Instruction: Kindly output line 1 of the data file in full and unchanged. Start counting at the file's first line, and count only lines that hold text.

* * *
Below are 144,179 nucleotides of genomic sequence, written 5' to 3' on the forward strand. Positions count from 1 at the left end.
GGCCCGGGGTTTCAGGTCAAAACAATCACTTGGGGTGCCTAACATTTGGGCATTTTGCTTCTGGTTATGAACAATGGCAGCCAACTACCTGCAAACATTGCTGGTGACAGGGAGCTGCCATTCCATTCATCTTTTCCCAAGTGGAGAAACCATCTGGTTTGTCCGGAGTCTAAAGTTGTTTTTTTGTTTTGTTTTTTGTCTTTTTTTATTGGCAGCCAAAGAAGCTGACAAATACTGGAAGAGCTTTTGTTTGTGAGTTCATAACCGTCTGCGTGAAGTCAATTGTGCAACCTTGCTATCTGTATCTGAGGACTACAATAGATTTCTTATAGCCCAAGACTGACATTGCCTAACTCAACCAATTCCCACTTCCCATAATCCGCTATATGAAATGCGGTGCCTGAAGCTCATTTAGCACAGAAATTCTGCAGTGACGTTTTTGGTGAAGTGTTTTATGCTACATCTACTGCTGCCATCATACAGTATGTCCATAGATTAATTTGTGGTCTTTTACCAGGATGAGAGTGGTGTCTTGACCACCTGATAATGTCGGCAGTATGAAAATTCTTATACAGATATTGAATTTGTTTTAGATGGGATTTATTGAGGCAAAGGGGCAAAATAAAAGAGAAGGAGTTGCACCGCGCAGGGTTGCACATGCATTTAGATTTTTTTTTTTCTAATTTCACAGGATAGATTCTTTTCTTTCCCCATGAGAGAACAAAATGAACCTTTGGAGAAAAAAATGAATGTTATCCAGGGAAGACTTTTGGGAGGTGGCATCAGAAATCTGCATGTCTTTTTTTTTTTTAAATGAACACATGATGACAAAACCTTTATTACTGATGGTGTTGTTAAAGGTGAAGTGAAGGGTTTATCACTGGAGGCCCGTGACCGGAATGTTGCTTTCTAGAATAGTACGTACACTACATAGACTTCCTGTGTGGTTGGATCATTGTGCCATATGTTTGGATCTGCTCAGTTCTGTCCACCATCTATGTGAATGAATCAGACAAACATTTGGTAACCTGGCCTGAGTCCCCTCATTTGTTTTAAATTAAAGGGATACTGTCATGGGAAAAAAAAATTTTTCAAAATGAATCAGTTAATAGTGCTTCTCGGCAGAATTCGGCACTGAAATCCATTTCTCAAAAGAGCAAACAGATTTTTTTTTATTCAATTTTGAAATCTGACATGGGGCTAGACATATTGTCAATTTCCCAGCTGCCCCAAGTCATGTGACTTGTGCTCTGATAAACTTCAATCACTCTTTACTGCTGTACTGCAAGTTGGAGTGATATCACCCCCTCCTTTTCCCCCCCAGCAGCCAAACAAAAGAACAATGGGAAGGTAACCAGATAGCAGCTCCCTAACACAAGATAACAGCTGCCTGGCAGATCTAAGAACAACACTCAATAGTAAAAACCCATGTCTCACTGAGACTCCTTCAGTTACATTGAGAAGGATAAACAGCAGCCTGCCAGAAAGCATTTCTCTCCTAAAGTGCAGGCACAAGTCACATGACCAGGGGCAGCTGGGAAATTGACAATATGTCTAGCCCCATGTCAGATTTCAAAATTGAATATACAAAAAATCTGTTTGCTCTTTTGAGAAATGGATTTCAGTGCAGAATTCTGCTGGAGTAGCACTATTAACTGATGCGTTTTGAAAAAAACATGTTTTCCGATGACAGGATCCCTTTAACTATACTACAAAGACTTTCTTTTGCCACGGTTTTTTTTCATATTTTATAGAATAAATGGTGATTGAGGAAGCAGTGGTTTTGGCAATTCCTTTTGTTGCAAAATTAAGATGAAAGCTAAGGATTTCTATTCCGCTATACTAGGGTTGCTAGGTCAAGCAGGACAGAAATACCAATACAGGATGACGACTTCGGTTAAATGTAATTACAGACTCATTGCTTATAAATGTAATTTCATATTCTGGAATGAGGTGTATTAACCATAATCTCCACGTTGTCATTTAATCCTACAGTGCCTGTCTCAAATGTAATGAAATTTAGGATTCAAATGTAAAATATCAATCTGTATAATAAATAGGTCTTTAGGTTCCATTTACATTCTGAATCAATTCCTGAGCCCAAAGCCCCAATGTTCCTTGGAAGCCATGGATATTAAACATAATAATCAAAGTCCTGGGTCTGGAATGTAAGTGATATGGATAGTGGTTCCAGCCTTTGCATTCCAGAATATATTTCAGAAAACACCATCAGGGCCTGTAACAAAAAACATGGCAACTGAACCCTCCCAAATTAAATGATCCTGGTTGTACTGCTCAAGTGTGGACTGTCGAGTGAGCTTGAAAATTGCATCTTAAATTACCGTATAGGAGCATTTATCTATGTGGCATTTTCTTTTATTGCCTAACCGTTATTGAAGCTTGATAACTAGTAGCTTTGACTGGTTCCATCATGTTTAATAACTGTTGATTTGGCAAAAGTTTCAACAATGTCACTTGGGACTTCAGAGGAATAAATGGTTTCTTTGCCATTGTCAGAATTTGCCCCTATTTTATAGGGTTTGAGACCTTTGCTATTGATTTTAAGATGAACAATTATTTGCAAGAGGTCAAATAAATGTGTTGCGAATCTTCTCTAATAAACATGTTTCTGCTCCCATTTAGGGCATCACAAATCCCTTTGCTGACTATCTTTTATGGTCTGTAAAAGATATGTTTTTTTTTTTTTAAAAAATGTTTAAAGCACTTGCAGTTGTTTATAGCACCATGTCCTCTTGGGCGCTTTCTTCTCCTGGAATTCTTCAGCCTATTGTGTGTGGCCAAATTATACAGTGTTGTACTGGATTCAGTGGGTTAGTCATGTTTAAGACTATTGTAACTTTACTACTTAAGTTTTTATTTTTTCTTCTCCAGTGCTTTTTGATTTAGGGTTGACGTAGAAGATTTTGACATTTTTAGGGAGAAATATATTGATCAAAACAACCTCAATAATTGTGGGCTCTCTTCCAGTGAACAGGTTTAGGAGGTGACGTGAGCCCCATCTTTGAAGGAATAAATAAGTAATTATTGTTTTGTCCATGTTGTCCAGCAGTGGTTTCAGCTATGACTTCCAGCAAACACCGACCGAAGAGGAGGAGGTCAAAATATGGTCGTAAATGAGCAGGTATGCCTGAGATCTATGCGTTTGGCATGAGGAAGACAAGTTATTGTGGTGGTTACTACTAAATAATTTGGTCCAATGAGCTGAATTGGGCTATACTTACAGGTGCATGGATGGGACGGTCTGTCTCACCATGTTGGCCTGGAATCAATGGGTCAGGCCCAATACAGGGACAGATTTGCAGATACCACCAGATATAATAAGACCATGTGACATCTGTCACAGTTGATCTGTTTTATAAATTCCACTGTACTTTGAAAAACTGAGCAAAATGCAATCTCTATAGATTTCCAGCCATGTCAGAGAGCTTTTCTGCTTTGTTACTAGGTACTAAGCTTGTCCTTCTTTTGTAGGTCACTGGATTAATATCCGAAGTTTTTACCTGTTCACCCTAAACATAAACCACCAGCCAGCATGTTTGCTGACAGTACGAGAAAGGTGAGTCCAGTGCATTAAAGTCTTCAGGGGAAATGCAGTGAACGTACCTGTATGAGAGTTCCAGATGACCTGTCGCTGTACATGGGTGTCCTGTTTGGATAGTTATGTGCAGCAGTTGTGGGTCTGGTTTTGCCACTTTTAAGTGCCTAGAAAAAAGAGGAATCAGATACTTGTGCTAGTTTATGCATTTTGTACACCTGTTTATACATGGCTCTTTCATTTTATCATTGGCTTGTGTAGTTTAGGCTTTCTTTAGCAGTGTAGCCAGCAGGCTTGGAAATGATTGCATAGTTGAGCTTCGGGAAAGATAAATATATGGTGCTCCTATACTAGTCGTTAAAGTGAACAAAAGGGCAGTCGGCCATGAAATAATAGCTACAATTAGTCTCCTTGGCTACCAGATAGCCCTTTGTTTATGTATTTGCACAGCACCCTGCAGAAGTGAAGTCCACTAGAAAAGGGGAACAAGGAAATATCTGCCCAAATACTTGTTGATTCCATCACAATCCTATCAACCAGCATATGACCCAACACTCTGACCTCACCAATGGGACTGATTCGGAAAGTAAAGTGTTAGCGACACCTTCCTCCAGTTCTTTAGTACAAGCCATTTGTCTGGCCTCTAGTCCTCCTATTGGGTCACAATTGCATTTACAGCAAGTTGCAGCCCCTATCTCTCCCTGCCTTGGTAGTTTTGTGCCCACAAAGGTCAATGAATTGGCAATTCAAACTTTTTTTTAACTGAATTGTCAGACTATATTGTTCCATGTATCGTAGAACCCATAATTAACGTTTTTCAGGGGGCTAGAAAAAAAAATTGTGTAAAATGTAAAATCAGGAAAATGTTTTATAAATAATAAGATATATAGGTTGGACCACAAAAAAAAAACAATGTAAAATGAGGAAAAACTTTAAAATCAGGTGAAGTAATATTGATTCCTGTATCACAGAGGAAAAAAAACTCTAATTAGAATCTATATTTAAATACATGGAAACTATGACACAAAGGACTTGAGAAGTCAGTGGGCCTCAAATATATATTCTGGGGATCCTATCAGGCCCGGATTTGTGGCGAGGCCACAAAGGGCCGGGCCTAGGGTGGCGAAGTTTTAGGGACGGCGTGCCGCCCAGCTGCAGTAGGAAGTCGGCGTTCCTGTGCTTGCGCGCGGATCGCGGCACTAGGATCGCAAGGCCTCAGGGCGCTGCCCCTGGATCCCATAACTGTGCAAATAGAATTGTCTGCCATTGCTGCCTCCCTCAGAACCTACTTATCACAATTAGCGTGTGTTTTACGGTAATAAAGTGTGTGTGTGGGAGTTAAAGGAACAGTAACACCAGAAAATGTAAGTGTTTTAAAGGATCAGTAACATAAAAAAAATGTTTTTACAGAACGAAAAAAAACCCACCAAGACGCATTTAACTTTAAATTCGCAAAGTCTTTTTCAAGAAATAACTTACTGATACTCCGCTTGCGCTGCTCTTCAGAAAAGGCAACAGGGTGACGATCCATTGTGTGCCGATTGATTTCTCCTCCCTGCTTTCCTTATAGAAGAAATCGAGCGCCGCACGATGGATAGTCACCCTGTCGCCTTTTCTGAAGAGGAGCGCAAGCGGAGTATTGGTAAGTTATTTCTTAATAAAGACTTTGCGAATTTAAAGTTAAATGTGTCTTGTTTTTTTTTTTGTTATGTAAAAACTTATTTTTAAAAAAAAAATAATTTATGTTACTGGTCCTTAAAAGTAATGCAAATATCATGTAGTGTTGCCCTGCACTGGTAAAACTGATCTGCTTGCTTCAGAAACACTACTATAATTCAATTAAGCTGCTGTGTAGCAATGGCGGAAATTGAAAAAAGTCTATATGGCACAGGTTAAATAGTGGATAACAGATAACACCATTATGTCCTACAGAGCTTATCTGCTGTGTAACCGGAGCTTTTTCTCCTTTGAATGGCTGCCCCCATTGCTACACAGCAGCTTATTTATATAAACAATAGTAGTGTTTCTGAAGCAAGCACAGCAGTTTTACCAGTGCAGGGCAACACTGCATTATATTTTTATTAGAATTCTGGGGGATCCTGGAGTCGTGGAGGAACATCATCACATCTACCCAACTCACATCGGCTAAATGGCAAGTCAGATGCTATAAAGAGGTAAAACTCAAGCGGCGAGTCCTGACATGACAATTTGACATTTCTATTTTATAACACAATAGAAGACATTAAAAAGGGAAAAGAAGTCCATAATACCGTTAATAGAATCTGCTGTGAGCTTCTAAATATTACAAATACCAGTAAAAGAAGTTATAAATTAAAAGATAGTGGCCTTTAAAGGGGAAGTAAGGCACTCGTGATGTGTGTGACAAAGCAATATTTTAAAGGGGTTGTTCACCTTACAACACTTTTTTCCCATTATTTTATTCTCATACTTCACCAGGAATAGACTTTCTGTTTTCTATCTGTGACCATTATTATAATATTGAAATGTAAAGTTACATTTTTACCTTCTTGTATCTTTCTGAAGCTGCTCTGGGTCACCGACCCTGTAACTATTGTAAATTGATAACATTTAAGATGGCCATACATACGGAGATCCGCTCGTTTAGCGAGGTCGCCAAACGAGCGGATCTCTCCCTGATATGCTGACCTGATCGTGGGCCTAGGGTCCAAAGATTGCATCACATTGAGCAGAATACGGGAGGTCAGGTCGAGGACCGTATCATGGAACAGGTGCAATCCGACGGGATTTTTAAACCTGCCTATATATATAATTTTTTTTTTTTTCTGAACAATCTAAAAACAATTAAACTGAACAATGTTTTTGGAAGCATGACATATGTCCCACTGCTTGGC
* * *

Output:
Below are 144,179 nucleotides of genomic sequence, written 5' to 3' on the forward strand. Positions count from 1 at the left end.